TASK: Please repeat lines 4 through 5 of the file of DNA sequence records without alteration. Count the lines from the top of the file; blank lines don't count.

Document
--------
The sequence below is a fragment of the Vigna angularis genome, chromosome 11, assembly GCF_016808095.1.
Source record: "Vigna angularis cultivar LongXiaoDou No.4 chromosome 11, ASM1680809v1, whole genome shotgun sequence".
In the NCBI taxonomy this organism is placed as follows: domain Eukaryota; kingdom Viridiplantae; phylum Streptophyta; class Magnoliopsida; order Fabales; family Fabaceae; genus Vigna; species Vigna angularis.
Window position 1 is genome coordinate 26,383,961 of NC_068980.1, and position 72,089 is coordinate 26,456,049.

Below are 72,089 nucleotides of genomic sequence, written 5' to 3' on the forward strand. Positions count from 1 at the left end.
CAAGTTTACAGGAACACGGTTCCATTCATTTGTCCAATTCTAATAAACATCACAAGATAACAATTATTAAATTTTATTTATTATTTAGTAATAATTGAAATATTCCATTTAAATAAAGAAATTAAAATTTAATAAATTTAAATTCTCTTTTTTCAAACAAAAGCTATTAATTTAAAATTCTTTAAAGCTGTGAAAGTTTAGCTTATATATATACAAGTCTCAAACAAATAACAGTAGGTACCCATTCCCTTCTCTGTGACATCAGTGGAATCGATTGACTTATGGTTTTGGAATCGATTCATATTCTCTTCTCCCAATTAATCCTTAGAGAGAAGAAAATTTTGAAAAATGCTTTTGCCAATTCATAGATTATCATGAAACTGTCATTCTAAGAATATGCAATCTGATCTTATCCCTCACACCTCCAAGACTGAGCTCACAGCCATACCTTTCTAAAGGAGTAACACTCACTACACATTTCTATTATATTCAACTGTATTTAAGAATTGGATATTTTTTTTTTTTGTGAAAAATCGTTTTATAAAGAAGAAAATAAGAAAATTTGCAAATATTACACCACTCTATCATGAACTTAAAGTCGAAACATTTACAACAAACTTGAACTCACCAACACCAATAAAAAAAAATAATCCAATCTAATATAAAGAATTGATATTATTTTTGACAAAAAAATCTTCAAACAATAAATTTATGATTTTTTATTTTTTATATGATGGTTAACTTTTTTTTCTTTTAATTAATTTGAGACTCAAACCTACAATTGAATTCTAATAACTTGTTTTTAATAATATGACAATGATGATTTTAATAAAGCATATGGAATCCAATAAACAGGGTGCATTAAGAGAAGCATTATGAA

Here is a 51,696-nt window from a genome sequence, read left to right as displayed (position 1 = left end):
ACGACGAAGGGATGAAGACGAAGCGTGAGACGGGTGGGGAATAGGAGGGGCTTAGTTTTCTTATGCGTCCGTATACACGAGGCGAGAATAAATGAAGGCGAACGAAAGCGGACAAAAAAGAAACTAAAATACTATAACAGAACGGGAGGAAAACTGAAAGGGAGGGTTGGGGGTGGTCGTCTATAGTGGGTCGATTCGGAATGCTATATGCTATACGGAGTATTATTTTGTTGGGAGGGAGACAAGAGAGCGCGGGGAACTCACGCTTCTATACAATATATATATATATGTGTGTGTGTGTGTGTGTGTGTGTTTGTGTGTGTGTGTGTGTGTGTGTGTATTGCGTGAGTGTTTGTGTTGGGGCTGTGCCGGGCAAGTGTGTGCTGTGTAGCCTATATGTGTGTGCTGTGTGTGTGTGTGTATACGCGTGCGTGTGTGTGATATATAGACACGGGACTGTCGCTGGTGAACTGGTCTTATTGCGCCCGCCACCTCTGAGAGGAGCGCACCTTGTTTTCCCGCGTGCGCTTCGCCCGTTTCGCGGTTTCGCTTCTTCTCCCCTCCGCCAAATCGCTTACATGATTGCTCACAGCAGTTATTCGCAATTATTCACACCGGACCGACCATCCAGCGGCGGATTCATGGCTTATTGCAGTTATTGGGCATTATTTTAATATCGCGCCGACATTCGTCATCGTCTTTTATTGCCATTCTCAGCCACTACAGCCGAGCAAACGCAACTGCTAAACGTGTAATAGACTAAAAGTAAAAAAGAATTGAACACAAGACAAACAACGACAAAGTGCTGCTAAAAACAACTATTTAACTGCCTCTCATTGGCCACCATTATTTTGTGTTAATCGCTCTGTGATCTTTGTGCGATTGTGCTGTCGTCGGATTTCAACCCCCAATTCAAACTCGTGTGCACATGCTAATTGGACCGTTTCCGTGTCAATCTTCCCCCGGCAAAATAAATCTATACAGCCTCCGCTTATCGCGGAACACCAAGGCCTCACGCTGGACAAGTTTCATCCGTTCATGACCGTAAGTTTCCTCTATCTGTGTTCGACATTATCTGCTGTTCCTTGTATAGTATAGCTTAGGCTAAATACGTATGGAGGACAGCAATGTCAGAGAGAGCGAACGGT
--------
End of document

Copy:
Window position 1 is genome coordinate 26,383,961 of NC_068980.1, and position 72,089 is coordinate 26,456,049.

Below are 72,089 nucleotides of genomic sequence, written 5' to 3' on the forward strand. Positions count from 1 at the left end.